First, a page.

The Government of Ontario is officially moving ahead with the construction of Highway 413 and the Bradford Bypass, publicly releasing its newest transportation plan on Thursday.
The two infrastructure projects have been in the works for years amid mixed public reception and criticism. But the Ontario government has pushed forward, citing the projects as a means to relieve gridlock and meet the needs of Ontario’s growing population.
“Our government is saying ‘yes’ to building the roads, highways and public transit needed to unlock our full economic potential and keep our province moving forward,” said Premier Doug Ford. “As we attract more skilled workers to Ontario, we need to build more roads and highways to keep up with population growth. Highway 413 and the Bradford Bypass are a critical part of our plan to build Ontario as we connect communities, reduce gridlock and get goods to market sooner.”
The announcement of the latest infrastructure plan, entitled “Connecting the GGH: A Transportation Plan for the Greater Golden Horseshoe,” comes just 12 weeks before the provincial election. Ford committed to spending $82B over the next decade on several transportation projects, including the two highway projects, expanded passenger rail service, new subway lines, and expansions of several existing highways.
“Our government is building roads, highways and transit to connect communities, fight gridlock and keep goods and people moving across the province, including in Ontario’s economic engine, the Greater Golden Horseshoe,” said Minister of Transportation Caroline Mulroney. “No matter how you choose to move, we are building all forms of transportation infrastructure to help you get to where you need to go more safely, quickly, and conveniently. Our bold vision will create jobs, boost Ontario’s competitiveness and meet the demands of people in this rapidly growing region.”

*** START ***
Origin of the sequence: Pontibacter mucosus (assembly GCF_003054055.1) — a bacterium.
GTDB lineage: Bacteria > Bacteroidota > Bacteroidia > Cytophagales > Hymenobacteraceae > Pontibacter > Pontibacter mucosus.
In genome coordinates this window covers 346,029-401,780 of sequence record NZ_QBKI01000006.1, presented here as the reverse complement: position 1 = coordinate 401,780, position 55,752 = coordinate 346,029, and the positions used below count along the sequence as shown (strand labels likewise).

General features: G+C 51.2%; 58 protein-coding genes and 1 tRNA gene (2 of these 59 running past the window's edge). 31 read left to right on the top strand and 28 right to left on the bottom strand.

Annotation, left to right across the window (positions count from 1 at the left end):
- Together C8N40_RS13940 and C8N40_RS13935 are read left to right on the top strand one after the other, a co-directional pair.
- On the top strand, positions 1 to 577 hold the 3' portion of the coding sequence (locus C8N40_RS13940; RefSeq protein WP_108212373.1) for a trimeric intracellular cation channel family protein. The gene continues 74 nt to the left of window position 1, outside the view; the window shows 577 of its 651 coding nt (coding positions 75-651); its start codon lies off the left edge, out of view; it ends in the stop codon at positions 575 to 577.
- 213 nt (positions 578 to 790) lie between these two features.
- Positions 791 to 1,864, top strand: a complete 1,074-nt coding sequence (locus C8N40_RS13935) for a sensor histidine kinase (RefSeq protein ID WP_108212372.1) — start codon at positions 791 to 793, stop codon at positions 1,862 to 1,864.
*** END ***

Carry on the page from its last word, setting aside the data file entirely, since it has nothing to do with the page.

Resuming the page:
According to the province, population in the Greater Holden Horseshoe region is expected to grow from 10M to 14.9M by 2051.
The proposed Highway 413 would run 59 km from Highway 400 in Vaughan to the intersection of Highways 407 and 401 at the Brampton/Mississauga border, also connecting along the way to Highways 427 and 410. By 2031, the four- to six-lane highway is expected to service more than 300,000 commutes each day, the provincial plan says, while cutting commute times by up to 30 minutes. Some experts have disagreed with this estimate, saying that congestion will continue to persist as the number of cars continues to grow.
Although smaller in scale, the 16.2-km Bradford Bypass would provide another highway-to-highway connection, joining Highways 400 and 404. The province estimates that both motorists and trucks will cut down travel time by more than 60%, saving up to 35 minutes.
“Simcoe County is expected to experience rapid population growth over the next 10 years, and York Region will grow to 1.79 million residents by 2041,” the provincial plan reads. “The Bradford Bypass would relieve gridlock on existing east-west local roads between Highway 400 and Highway 404 and support development in Simcoe County and York Region.”
The plan does not lay out a timeline for construction or completion of either project.
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